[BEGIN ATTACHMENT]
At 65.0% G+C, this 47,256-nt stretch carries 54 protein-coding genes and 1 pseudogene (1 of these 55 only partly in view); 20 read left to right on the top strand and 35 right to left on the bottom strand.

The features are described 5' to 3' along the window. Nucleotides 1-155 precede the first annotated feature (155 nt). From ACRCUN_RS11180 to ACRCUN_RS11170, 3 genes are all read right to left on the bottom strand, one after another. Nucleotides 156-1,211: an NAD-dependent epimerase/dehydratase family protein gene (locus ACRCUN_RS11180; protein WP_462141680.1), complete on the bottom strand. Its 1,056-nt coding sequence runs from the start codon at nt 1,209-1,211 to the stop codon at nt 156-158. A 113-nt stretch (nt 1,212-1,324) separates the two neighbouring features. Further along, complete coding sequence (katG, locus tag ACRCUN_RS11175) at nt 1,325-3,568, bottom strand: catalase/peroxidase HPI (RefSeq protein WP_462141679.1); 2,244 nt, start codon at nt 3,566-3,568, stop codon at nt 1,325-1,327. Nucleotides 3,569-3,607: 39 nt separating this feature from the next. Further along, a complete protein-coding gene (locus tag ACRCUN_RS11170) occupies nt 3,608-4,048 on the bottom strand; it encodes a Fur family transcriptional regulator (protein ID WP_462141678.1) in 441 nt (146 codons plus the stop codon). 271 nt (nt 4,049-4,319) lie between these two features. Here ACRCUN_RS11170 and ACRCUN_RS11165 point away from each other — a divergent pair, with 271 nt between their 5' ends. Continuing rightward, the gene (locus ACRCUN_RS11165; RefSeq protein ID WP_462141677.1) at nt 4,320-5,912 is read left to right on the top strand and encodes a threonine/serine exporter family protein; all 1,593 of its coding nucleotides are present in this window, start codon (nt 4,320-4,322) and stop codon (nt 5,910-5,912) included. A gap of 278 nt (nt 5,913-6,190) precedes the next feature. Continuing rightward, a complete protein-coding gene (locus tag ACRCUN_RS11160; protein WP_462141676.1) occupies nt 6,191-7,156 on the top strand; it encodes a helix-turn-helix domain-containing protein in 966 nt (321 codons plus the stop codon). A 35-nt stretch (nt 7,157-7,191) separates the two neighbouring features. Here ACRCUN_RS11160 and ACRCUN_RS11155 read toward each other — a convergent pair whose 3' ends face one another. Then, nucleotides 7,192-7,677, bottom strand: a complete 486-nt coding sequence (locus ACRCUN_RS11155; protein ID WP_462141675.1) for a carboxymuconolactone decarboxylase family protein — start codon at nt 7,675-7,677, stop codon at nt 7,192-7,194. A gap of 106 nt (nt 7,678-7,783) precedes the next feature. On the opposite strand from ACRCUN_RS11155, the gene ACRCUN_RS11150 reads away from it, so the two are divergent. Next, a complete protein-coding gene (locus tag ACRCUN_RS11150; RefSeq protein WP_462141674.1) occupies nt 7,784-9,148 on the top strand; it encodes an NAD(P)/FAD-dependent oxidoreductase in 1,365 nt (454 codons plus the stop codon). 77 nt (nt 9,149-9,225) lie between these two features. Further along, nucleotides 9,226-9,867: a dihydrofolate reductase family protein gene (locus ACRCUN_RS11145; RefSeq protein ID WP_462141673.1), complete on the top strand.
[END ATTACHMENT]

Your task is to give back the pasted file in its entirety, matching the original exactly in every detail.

At 65.0% G+C, this 47,256-nt stretch carries 54 protein-coding genes and 1 pseudogene (1 of these 55 only partly in view); 20 read left to right on the top strand and 35 right to left on the bottom strand.

The features are described 5' to 3' along the window. Nucleotides 1-155 precede the first annotated feature (155 nt). From ACRCUN_RS11180 to ACRCUN_RS11170, 3 genes are all read right to left on the bottom strand, one after another. Nucleotides 156-1,211: an NAD-dependent epimerase/dehydratase family protein gene (locus ACRCUN_RS11180; protein WP_462141680.1), complete on the bottom strand. Its 1,056-nt coding sequence runs from the start codon at nt 1,209-1,211 to the stop codon at nt 156-158. A 113-nt stretch (nt 1,212-1,324) separates the two neighbouring features. Further along, complete coding sequence (katG, locus tag ACRCUN_RS11175) at nt 1,325-3,568, bottom strand: catalase/peroxidase HPI (RefSeq protein WP_462141679.1); 2,244 nt, start codon at nt 3,566-3,568, stop codon at nt 1,325-1,327. Nucleotides 3,569-3,607: 39 nt separating this feature from the next. Further along, a complete protein-coding gene (locus tag ACRCUN_RS11170) occupies nt 3,608-4,048 on the bottom strand; it encodes a Fur family transcriptional regulator (protein ID WP_462141678.1) in 441 nt (146 codons plus the stop codon). 271 nt (nt 4,049-4,319) lie between these two features. Here ACRCUN_RS11170 and ACRCUN_RS11165 point away from each other — a divergent pair, with 271 nt between their 5' ends. Continuing rightward, the gene (locus ACRCUN_RS11165; RefSeq protein ID WP_462141677.1) at nt 4,320-5,912 is read left to right on the top strand and encodes a threonine/serine exporter family protein; all 1,593 of its coding nucleotides are present in this window, start codon (nt 4,320-4,322) and stop codon (nt 5,910-5,912) included. A gap of 278 nt (nt 5,913-6,190) precedes the next feature. Continuing rightward, a complete protein-coding gene (locus tag ACRCUN_RS11160; protein WP_462141676.1) occupies nt 6,191-7,156 on the top strand; it encodes a helix-turn-helix domain-containing protein in 966 nt (321 codons plus the stop codon). A 35-nt stretch (nt 7,157-7,191) separates the two neighbouring features. Here ACRCUN_RS11160 and ACRCUN_RS11155 read toward each other — a convergent pair whose 3' ends face one another. Then, nucleotides 7,192-7,677, bottom strand: a complete 486-nt coding sequence (locus ACRCUN_RS11155; protein ID WP_462141675.1) for a carboxymuconolactone decarboxylase family protein — start codon at nt 7,675-7,677, stop codon at nt 7,192-7,194. A gap of 106 nt (nt 7,678-7,783) precedes the next feature. On the opposite strand from ACRCUN_RS11155, the gene ACRCUN_RS11150 reads away from it, so the two are divergent. Next, a complete protein-coding gene (locus tag ACRCUN_RS11150; RefSeq protein WP_462141674.1) occupies nt 7,784-9,148 on the top strand; it encodes an NAD(P)/FAD-dependent oxidoreductase in 1,365 nt (454 codons plus the stop codon). 77 nt (nt 9,149-9,225) lie between these two features. Further along, nucleotides 9,226-9,867: a dihydrofolate reductase family protein gene (locus ACRCUN_RS11145; RefSeq protein ID WP_462141673.1), complete on the top strand.